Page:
End violence against women – it’s a matter of survival
DateNovember 25, 2021
The global campaign is a critical opportunity for us to show our commitment to ending gender-based violence and particularly violence against women as a pervasive, global problem that violates women’s human rights and must stop.
COVID 19 has reminded us that gender-based violence is driven by patriarchal gendered norms and entrenched structural inequalities that exclude and marginalize women and minority communities and place them at greater risk of violence.
As activists and feminists, we demand recognition of gender-based violence as a fundamental barrier to realizing women’s rights including the right to food and the right to a sustainable livelihood. We demand that action against gender-based violence is taken as part of the solution to affirming every individual’s right to food.
According to the UN Report on the State of Food Security and Nutrition in the world, nearly one in three people in the world (2.37 billion) did not have access to adequate food in 2020 – an increase of almost 320 million people in just one year. Three billion men, women and children cannot afford enough healthy food to eat. Gender inequality is a root cause of the denial of the right to food for so many women and girls. Harmful gendered social norms and inequalities mean women are more likely to be denied the right to food: eat last, eat less and eat least. 10 percent more women than men are food insecure in 2020, compared with 6 percent in 2019.
Gender-based violence remains a significant barrier to affirming the right to food for women and girls. If we do not address gender-based violence, then we cannot achieve the right to food. Globally, but in particular, in the agriculture sector and for women living in rural areas, the impact of gender-based violence (GBV) is exacerbated and women’s experiences of violence are made invisible.
Statistics show that on average one in three women experience physical or sexual abuse in her lifetime.
Our organizational position paper on gender-based violence for We Effect and Vi Agroforestry define it as:
“Any act that is perpetrated against a person’s will and is based on gender norms and unequal power relationships. It includes physical, emotional/psychological, and sexual violence, violence based on Sexual Orientation, Gender Identity or Expression (SOGIE), as well as denial of resources or access to services. Violence includes threats of violence and coercion. GBV includes structural and institutional violence. GBV inflicts harm on women, girls, men, boys, transgender, intersex and non-binary individuals and is a severe violation of several human rights.”
This definition highlights how extensive and serious the problem of gender-based violence is at a global level. The denial of the right to food is, in itself, a form of GBV. Harmful social gendered norms at the household level mean that women often eat least, eat last and eat least nutritious food. Gendered norms about ownership of land, assets and resources mean that women are denied socio-economic and civil and political rights, which is a form of structural violence.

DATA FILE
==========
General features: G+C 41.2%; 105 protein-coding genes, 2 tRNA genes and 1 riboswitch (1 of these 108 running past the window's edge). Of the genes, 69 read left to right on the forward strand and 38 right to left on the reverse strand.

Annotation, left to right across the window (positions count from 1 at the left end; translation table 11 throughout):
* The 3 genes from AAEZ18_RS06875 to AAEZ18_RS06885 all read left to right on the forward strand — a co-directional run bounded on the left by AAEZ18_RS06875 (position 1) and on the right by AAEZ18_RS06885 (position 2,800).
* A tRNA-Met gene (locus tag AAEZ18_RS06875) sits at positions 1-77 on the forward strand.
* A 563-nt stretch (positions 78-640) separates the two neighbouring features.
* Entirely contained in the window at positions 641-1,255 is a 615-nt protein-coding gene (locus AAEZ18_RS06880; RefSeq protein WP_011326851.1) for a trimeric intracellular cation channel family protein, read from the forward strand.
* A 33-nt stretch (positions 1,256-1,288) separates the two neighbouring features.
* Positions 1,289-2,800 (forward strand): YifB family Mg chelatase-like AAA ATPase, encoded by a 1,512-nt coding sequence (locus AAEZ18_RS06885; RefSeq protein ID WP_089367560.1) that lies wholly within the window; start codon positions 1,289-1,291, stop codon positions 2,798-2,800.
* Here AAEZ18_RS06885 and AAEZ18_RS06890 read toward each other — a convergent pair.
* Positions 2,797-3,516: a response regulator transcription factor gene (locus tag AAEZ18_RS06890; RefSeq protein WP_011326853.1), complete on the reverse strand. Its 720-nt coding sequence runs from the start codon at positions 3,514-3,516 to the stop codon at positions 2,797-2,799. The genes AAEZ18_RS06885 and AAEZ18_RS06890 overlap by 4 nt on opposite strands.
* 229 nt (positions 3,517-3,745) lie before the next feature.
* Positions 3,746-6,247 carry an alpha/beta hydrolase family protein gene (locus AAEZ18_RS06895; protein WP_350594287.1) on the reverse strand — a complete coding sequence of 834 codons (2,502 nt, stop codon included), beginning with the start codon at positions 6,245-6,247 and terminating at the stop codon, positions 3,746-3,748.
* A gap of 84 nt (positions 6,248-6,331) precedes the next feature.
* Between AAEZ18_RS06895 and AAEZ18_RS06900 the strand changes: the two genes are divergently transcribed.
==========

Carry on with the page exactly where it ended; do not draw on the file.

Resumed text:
Food insecurity can exacerbate the severity or impact of GBV.
The experience of GBV can also heighten food insecurity by undermining the physical and psychosocial well-being of survivors. Injuries or illnesses can affect a survivor’s capacity to work, limiting their ability to produce or secure food for themselves and their families. Stigma and exclusion may further reduce survivors’ access to food distributions, food- and agriculture-related technical training, and other forms of support.
As the COVID-19 pandemic unfolds it poses new challenges to rural women with regards to their roles in household food security, as agricultural producers, women farmers, informal sector workers and entrepreneurs. Global studies show that rural women are disproportionally affected by health and economic crises including, but not limited to food security and nutrition, time poverty, access to health facilities, social services and economic opportunities, and gender-based violence (GBV).
According to the UN Report on the State of Food Security and Nutrition in the world, nearly 660 million people will still be food insecure in 2030. Of these 660 million, some 30 million may be linked to the pandemic’s lasting effects. This will of course also particularly impact women and likely increase violence against women.
Women are agents of change and key players in the global food system. We need to transform harmful gender norms that perpetuate gender-based violence to ensure that women can fully affirm their rights, including the right to food and ensure recognition for their significant contribution to the agriculture sector and the production of food.
It is time to speak up in solidarity with all women everywhere for ending gender-based violence.
It is also time for the development sector to work on ensuring safe spaces for women, so they can share their experience of violence and how this intersects with their multiple identities. We must ensure seat for women, support women organisations, listen and plan for actions from survivor lead approach during #16DaysofActivism and beyond. This is a long-term commitment, and we strongly condemn any form of gender-based violence.
Camilla Lundberg Ney, Sian Morgan, Neda Calovska, Mariam Ikermawi, Faith Wayua, Marjorie Chola Chonya, Damaris Ruiz, Celina Butali and Belén Sobrino.
Members of We Effect and Vi Agroforestry’s global thematic expert group on gender equality
For more information, read We Effect’s policy brief Women’s right to food – putting gender justice on the table.